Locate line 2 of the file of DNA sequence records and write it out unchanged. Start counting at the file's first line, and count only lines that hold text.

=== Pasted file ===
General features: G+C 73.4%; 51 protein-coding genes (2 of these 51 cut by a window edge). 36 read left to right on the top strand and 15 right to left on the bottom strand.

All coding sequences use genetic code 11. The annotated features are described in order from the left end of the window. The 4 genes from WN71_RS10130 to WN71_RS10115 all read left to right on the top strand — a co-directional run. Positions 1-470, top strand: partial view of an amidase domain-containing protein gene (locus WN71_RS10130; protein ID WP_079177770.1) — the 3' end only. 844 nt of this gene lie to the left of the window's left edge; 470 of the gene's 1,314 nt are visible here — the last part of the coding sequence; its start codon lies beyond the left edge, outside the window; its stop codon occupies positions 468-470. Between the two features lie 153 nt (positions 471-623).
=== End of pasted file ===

All coding sequences use genetic code 11. The annotated features are described in order from the left end of the window. The 4 genes from WN71_RS10130 to WN71_RS10115 all read left to right on the top strand — a co-directional run. Positions 1-470, top strand: partial view of an amidase domain-containing protein gene (locus WN71_RS10130; protein ID WP_079177770.1) — the 3' end only. 844 nt of this gene lie to the left of the window's left edge; 470 of the gene's 1,314 nt are visible here — the last part of the coding sequence; its start codon lies beyond the left edge, outside the window; its stop codon occupies positions 468-470. Between the two features lie 153 nt (positions 471-623).